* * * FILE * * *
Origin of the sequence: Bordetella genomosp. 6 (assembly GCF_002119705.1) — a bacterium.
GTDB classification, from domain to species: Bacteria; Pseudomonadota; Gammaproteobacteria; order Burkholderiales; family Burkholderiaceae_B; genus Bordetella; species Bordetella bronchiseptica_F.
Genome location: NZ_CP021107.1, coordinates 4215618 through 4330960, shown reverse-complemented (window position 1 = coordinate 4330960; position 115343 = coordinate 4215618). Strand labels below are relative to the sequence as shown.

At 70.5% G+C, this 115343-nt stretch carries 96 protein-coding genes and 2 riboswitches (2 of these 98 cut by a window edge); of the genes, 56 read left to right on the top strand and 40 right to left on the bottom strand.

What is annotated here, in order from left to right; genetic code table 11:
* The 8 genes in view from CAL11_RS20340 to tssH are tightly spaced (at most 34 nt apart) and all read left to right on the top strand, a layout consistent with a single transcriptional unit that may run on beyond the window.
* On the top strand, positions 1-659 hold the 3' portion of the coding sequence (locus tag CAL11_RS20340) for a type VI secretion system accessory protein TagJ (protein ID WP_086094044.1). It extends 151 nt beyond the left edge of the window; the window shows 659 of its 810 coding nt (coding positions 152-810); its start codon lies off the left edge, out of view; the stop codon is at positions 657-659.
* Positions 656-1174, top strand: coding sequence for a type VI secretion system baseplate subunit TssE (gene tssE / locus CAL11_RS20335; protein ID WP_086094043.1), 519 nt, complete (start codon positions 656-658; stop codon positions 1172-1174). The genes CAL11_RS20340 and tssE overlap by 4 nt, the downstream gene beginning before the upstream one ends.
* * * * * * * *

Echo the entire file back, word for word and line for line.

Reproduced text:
Origin of the sequence: Bordetella genomosp. 6 (assembly GCF_002119705.1) — a bacterium.
GTDB classification, from domain to species: Bacteria; Pseudomonadota; Gammaproteobacteria; order Burkholderiales; family Burkholderiaceae_B; genus Bordetella; species Bordetella bronchiseptica_F.
Genome location: NZ_CP021107.1, coordinates 4215618 through 4330960, shown reverse-complemented (window position 1 = coordinate 4330960; position 115343 = coordinate 4215618). Strand labels below are relative to the sequence as shown.

At 70.5% G+C, this 115343-nt stretch carries 96 protein-coding genes and 2 riboswitches (2 of these 98 cut by a window edge); of the genes, 56 read left to right on the top strand and 40 right to left on the bottom strand.

What is annotated here, in order from left to right; genetic code table 11:
* The 8 genes in view from CAL11_RS20340 to tssH are tightly spaced (at most 34 nt apart) and all read left to right on the top strand, a layout consistent with a single transcriptional unit that may run on beyond the window.
* On the top strand, positions 1-659 hold the 3' portion of the coding sequence (locus tag CAL11_RS20340) for a type VI secretion system accessory protein TagJ (protein ID WP_086094044.1). It extends 151 nt beyond the left edge of the window; the window shows 659 of its 810 coding nt (coding positions 152-810); its start codon lies off the left edge, out of view; the stop codon is at positions 657-659.
* Positions 656-1174, top strand: coding sequence for a type VI secretion system baseplate subunit TssE (gene tssE / locus CAL11_RS20335; protein ID WP_086094043.1), 519 nt, complete (start codon positions 656-658; stop codon positions 1172-1174). The genes CAL11_RS20340 and tssE overlap by 4 nt, the downstream gene beginning before the upstream one ends.